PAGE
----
What is the Medical Device Tax? Why there is such a battle to remove it as a revenue source of The Affordable Care Act (ACA) and/or Obamacare? The Medical Device Tax has become one of the primary centerpieces of “what is wrong about ACA” for the Republicans. Republicans advocated for removing this tax because it would be a burden on the American people and on the Medical Device manufacturers. Looking at the history of revenues for new programs, the financial picture of Medical Device Manufacturers, and the process of determining how to pay for ACA/Obamacare will be reviewed to help the reader determine whether the tax is reasonable or a burden for the taxpayer and medical device manufacturers.
As lawmakers in Congress and the White House were developing the ACA/Obamacare, major healthcare industry players, including but not limited to the pharmaceutical industry, hospital industry, and healthcare insurance industry, were invited to participate in the process and offer suggestions about how the law could best be paid for. Most of the industries contributed some revenue ideas to help fund the law, negotiated others and finally compromise on a plan and agreements were made on how the ACA/Obamacare would be funded. However, one health care industry, The Medical Device Industry, appears to have refused to make suggestions, offer possible revenues, or suggested how they could contribute to the process of funding this law. (http://www.politico.com/story/2013/10/medical-device-tax-obamacare-affordable-care-act-government-shutdown-debt-ceiling-talks-98367.html) Instead they suggested other industry players be the sources of revenue. The medical device industry never offered any contribution in order to provide health insurance coverage to the 40-50 million uninsured Americans.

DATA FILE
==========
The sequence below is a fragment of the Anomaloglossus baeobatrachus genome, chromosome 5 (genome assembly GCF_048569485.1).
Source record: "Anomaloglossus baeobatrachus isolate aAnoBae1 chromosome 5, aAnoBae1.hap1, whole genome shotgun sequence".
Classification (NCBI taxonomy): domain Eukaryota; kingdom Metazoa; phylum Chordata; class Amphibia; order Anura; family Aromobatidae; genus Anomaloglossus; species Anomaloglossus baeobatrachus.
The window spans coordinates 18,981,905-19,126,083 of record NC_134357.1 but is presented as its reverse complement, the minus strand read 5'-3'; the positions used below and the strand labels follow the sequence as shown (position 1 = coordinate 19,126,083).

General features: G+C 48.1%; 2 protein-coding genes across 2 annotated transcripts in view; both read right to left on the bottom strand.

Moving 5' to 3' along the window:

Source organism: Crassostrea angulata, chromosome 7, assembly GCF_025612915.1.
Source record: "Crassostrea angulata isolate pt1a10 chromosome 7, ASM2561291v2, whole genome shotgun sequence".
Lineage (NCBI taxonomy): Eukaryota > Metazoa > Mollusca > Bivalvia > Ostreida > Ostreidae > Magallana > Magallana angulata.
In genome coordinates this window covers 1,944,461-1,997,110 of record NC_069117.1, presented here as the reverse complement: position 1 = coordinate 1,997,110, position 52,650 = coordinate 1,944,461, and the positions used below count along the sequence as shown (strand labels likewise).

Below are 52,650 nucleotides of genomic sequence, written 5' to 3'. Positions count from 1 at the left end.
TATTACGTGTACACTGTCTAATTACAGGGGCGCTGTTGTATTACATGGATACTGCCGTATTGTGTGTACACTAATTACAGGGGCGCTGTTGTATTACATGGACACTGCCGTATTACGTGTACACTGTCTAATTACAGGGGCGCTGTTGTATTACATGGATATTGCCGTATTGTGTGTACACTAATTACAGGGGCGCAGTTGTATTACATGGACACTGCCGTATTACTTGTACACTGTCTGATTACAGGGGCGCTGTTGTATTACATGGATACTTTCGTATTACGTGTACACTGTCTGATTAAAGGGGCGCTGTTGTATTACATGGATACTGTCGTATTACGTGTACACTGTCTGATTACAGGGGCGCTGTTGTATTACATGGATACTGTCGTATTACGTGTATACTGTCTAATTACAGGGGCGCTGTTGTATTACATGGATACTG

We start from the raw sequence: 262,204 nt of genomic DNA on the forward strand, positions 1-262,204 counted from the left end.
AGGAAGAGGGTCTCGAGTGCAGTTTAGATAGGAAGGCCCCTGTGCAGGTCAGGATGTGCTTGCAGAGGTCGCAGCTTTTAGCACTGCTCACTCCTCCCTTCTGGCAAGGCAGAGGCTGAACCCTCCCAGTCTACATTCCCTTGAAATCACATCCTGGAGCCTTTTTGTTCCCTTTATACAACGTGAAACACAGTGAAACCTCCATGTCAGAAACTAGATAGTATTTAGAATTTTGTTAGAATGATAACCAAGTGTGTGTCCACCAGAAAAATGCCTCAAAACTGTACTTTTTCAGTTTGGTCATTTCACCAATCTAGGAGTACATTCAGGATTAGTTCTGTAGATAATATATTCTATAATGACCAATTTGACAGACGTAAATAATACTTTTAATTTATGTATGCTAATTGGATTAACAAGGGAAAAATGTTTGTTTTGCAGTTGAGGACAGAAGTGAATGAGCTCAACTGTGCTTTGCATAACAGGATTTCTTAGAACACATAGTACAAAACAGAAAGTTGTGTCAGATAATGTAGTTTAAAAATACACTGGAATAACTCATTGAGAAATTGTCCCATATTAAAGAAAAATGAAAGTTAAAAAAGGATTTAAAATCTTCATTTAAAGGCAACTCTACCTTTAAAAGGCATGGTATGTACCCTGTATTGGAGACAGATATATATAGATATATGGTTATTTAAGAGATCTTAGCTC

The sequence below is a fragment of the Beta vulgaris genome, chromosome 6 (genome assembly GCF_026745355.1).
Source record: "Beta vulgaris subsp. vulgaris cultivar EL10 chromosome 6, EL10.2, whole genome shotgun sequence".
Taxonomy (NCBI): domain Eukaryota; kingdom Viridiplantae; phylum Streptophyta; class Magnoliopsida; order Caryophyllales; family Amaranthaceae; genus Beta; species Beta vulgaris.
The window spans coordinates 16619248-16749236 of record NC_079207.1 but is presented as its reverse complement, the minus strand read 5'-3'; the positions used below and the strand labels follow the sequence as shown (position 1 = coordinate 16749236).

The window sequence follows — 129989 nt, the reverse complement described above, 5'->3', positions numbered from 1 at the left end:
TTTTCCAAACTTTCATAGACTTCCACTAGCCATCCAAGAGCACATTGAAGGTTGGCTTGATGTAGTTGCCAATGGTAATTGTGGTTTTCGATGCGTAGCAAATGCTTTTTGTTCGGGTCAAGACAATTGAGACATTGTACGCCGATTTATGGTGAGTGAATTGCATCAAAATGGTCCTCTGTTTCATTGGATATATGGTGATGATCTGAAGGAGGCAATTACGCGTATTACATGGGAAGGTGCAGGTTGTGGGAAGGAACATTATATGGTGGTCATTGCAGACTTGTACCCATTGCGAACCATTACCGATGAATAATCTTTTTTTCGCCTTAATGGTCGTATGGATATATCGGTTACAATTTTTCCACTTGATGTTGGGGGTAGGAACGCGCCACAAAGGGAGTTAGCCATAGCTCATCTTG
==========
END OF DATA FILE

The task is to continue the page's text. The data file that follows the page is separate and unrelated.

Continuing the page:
What is important to understand is that the Medical device industry is an exceptionally profitable industry. It includes not only the manufacture of artificial knees and hips, but also CT and MRI equipment made by companies like GE and Seimans. Recently on the news, it was reported that an artificial hip, just the hardware for it is manufactured for about $350.00 and sold for over $10,000.00. (http://www.motherjones.com/kevin-drum/2013/08/artificial-hip-cost-markup-healthcare) The patient may pay in excess of $20,000.00 for the surgery. This represents an approximate 900% mark-up on the device alone.
After discussions and negotiations with industry leaders a “forced tax”, of 4.6% was levied, since the Medical Device industry was the only industry player to not offer a contribution to funding the Affordable Care Act. (Resource) The planned contribution was an estimated $40 billion over 10 years. This tax was cut in half from 4.6% to 2.3%, and the expected contribution was dropped to $20 billion. But the industry’s profits have spiked recently, so the revised estimated ACA contribution from this tax is now $30 billion over 10 years due to the industry’s increased profitability. (http://www.politico.com/story/2013/10/medical-device-tax-obamacare-affordable-care-act-government-shutdown-debt-ceiling-talks-98367.html )
On the one hand the medical device industry was complaining about the $30 billion price tag, the industry invested $30 million a year to lobby congress in order to get this tax removed. They spent in one year of lobbying, the cost to them for the ACA over 10 years. Think about it, if 2.3% of profits over the next 10 years is $30 billion, that means that the medical device industry’s profits over the next 10 years is $1.3 trillion dollars, or on average, $130 billion a year. (http://www.nytimes.com/2013/10/17/opinion/the-myth-of-the-medical-device-tax.html?src=me&ref=general&_r=0)
If Congress and the President agree to remove the Medical Device Tax, the $30 billion lost to complete the funding of the ACA Law will have to be made up in another area. What is your opinion? We would like to know. Should new programs have a plan to pay for them attached to the law? Should the Medical Device Industry be given a pass and not have to contribute to the funding of ACA/Obamacare? What are your ideas on funding ACA? How do you think they will find that $30 billion? Do you think we should raise taxes on the wealthy? Do you think we should reduce services and benefits for the poor? Fill out our poll! Leave your comments as to what you think should be done with the Medical Device Tax, should it be repealed and if you think it should be repealed, where do you see Congress getting the lost $30 billion? We will publish the results of our poll on October 25, 2013.